Rev. William M. Hopson
Rev. William M. Hopson is a member of the Missionary Baptist Church, and, although born in Coweta County, Ga., January 1, 1840, he has been a resident of the State of Arkansas since 1859, in which year his parents, Briggs W. and Sarah Franklin (Walden) Hopson, came here.
They were born in Walton and Jasper Counties, Ga., respectively, and the father died in Cleveland County, Ark., when about fifty-nine years of age, his widow still surviving him, her age being about seventy-two years. She is a member of the Missionary Baptist Church, as was her husband, and during his lifetime they were well-to-do and successful farmers. He was a Mason, and in his political views a Democrat, and while in Georgia was tag receiver of Randolph County for some time. He was a soldier in the war with the Creek Indians. Rev. William M. Hopson was the eldest of eleven children, seven now living, and his youth was spent in his native State.
In the fall of 1881 he joined the Ninth Arkansas Infantry, Confederate States Army, with which he remained until the close of the war, participating in the battles of Corinth, Baker's Creek, Jackson, Port Hudson, and was in the famous Georgia campaign, taking part in the battles of Jonesboro, Lovejoy, Atlanta and Moon Station, after which he went back to Tennessee, and participated in the battles of Franklin, Columbia, Pulaski, Sugar Creek, Franklin, also two days' battle at Nashville, Tenn., and was wounded in the right arm by a minis-ball, in the engagement at Bentonville, N. C., this being the first wound he had received. He was in fifteen regular engagements, not counting the numerous skirmishes, and acted as a sharpshooter, at Jackson, Miss.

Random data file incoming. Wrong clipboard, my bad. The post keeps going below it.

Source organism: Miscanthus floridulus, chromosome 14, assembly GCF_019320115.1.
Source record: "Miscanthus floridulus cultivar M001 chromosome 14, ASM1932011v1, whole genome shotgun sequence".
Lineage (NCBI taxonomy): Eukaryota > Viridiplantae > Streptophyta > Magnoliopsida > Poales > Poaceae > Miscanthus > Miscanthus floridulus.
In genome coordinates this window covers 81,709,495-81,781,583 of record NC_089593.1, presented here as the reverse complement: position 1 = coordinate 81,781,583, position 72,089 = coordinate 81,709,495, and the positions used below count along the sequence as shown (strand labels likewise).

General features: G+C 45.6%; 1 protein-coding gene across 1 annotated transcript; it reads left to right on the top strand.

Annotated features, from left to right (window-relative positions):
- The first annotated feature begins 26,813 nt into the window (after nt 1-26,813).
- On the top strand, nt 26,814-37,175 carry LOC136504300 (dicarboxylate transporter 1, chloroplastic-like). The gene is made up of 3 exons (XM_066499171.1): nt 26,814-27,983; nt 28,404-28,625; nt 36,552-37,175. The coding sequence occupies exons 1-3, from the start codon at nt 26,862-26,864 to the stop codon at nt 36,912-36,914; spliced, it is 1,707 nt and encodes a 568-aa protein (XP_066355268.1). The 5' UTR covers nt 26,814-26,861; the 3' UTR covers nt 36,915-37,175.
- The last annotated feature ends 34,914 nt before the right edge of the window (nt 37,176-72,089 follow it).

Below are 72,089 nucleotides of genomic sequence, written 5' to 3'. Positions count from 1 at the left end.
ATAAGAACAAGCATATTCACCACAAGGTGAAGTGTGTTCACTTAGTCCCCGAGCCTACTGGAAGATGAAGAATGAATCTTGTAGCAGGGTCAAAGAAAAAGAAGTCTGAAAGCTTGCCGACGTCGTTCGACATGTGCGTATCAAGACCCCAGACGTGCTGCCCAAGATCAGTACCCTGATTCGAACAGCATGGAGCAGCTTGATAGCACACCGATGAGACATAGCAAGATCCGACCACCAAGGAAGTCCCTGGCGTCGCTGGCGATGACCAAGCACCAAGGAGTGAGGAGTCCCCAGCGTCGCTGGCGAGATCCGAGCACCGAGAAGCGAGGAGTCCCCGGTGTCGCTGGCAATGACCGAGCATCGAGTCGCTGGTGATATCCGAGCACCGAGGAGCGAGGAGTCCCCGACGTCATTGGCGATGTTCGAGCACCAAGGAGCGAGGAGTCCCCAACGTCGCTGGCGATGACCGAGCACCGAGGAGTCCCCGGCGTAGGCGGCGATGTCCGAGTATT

After the war he returned home and commenced to farm for himself in the neighborhood of where he now lives, his capital at that time consisting of 75 cents. He manfully put his shoulder to the wheel, and by industry and good management has become the owner of 400 acres of land, as good as there is in the county, and has his property well improved.
February 3, 1869, he was united in the bonds of matrimony to Miss Martha J. Wilson, a daughter of James and Mary Wilson. She was born in Marion County, Ga., September 1, 1844, and her union with Mr. Hopson has resulted in the birth of nine children Annie L. (born November 25, 1869), James W. (born May 12, 1871), Mary F. (born August 3, 1872), Eugenia O. (born August 17, 1878), William B. (born October 9, 1877), Amanda C. (born November 23, 1878), Alva B. (born October 22, 1880), Charles F. (born February 22, 1882), and Laurence R. (born July 20, 1884).
Mr. Hopson united with the Missionary Baptist Church, in 1861, and in 1874 was licensed to preach the gospel, and in the month of June, 1887, he took charge of the church at Kingsland. His wife and eldest daughters are also members of that church, and he is a member of the Agricultural Wheel, and a Democrat in his political views. It is characteristic of the man only to claim himself a corn-field preacher, contending earnestly for the faith once delivered to the saints.
Biographical and Historical Memoirs of Southern Arkansas
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